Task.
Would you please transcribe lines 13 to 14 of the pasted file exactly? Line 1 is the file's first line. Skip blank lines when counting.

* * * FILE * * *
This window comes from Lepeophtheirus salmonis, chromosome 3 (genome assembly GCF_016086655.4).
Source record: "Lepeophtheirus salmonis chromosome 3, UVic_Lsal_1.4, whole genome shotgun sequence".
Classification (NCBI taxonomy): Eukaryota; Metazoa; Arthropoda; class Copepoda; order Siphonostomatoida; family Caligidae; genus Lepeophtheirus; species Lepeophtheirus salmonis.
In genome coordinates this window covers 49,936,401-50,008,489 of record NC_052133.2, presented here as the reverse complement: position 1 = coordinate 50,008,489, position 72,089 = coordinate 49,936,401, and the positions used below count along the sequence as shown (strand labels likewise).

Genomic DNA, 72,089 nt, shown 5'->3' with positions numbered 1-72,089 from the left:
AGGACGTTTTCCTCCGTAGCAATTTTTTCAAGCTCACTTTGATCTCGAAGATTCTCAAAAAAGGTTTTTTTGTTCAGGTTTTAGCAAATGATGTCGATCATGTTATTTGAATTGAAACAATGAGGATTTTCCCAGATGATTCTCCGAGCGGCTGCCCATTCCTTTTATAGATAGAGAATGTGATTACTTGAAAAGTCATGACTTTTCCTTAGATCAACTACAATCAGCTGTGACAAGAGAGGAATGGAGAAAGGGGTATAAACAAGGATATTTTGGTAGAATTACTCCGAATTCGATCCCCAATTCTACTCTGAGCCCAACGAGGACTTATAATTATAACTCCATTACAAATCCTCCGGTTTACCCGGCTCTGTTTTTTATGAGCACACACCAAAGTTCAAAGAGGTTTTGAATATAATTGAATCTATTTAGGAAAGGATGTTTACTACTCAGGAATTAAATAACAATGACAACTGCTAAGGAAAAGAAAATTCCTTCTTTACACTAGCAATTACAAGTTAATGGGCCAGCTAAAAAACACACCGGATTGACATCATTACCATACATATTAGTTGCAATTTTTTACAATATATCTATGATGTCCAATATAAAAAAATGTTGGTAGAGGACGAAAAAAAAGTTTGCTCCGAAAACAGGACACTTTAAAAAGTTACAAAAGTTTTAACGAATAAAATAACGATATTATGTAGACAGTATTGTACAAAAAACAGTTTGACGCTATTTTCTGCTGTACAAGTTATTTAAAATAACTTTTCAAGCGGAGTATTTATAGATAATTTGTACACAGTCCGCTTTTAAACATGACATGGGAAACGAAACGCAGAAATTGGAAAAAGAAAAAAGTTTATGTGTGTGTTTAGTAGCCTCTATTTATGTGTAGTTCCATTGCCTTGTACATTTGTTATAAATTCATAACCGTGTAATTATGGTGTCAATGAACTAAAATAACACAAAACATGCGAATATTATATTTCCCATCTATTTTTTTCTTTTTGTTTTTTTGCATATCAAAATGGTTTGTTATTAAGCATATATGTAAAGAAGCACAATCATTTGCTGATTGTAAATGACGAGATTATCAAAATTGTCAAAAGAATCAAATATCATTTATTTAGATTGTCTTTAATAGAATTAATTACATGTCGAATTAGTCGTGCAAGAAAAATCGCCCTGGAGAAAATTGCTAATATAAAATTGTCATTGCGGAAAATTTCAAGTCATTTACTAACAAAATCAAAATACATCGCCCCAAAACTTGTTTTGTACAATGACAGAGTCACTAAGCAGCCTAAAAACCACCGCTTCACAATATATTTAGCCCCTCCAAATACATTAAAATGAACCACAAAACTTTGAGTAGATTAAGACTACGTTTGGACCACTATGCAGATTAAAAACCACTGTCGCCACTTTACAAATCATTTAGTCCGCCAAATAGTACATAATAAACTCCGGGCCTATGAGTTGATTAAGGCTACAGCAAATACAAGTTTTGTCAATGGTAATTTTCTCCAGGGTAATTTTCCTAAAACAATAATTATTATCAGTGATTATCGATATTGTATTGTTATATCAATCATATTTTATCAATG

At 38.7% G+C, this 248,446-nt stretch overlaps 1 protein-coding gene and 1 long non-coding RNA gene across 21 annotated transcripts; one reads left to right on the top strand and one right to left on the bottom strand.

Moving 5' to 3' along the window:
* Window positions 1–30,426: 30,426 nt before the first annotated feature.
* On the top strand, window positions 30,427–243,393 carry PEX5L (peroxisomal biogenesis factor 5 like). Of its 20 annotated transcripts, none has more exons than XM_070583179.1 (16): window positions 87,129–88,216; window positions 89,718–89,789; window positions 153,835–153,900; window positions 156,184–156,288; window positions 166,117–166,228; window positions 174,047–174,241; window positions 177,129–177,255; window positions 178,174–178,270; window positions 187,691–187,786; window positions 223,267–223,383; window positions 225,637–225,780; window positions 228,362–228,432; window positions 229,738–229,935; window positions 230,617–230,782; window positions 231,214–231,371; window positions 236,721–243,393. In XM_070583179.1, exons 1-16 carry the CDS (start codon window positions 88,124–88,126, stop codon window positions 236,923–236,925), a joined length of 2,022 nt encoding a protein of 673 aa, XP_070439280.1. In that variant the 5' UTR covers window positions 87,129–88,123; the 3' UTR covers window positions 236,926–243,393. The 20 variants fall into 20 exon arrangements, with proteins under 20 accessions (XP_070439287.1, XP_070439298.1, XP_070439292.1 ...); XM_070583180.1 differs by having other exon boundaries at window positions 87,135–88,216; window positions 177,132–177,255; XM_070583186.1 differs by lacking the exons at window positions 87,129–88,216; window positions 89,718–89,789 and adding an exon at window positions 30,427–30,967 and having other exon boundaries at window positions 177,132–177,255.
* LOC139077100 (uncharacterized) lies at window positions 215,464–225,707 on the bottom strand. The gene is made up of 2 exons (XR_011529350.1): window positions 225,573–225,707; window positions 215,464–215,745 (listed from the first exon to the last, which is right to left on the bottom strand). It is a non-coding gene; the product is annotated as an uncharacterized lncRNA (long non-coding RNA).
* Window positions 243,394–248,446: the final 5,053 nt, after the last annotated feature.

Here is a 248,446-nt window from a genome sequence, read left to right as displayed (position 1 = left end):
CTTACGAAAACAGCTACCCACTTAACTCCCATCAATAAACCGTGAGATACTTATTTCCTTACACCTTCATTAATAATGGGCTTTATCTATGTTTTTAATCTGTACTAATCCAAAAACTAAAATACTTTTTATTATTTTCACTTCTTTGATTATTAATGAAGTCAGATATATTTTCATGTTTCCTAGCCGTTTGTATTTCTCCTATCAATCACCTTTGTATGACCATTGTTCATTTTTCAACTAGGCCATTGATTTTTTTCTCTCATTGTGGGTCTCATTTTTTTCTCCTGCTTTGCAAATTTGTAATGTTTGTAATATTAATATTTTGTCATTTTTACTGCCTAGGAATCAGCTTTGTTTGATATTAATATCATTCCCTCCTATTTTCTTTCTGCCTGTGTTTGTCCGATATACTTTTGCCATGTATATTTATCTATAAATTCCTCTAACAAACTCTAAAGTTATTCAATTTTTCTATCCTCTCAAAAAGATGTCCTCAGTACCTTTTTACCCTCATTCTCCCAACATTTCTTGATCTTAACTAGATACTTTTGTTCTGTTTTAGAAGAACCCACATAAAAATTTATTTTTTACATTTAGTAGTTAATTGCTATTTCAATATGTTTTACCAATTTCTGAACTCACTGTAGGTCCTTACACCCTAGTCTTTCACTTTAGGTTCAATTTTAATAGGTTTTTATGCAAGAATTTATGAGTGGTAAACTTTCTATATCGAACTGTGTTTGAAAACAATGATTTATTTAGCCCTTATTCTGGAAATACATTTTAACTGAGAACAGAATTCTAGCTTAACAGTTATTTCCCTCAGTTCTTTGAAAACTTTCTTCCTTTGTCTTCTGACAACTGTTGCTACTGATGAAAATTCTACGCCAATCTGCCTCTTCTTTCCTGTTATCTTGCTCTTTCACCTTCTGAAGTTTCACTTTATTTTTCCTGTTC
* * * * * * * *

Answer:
Here is a 248,446-nt window from a genome sequence, read left to right as displayed (position 1 = left end):
CTTACGAAAACAGCTACCCACTTAACTCCCATCAATAAACCGTGAGATACTTATTTCCTTACACCTTCATTAATAATGGGCTTTATCTATGTTTTTAATCTGTACTAATCCAAAAACTAAAATACTTTTTATTATTTTCACTTCTTTGATTATTAATGAAGTCAGATATATTTTCATGTTTCCTAGCCGTTTGTATTTCTCCTATCAATCACCTTTGTATGACCATTGTTCATTTTTCAACTAGGCCATTGATTTTTTTCTCTCATTGTGGGTCTCATTTTTTTCTCCTGCTTTGCAAATTTGTAATGTTTGTAATATTAATATTTTGTCATTTTTACTGCCTAGGAATCAGCTTTGTTTGATATTAATATCATTCCCTCCTATTTTCTTTCTGCCTGTGTTTGTCCGATATACTTTTGCCATGTATATTTATCTATAAATTCCTCTAACAAACTCTAAAGTTATTCAATTTTTCTATCCTCTCAAAAAGATGTCCTCAGTACCTTTTTACCCTCATTCTCCCAACATTTCTTGATCTTAACTAGATACTTTTGTTCTGTTTTAGAAGAACCCACATAAAAATTTATTTTTTACATTTAGTAGTTAATTGCTATTTCAATATGTTTTACCAATTTCTGAACTCACTGTAGGTCCTTACACCCTAGTCTTTCACTTTAGGTTCAATTTTAATAGGTTTTTATGCAAGAATTTATGAGTGGTAAACTTTCTATATCGAACTGTGTTTGAAAACAATGATTTATTTAGCCCTTATTCTGGAAATACATTTTAACTGAGAACAGAATTCTAGCTTAACAGTTATTTCCCTCAGTTCTTTGAAAACTTTCTTCCTTTGTCTTCTGACAACTGTTGCTACTGATGAAAATTCTACGCCAATCTGCCTCTTCTTTCCTGTTATCTTGCTCTTTCACCTTCTGAAGTTTCACTTTATTTTTCCTGTTC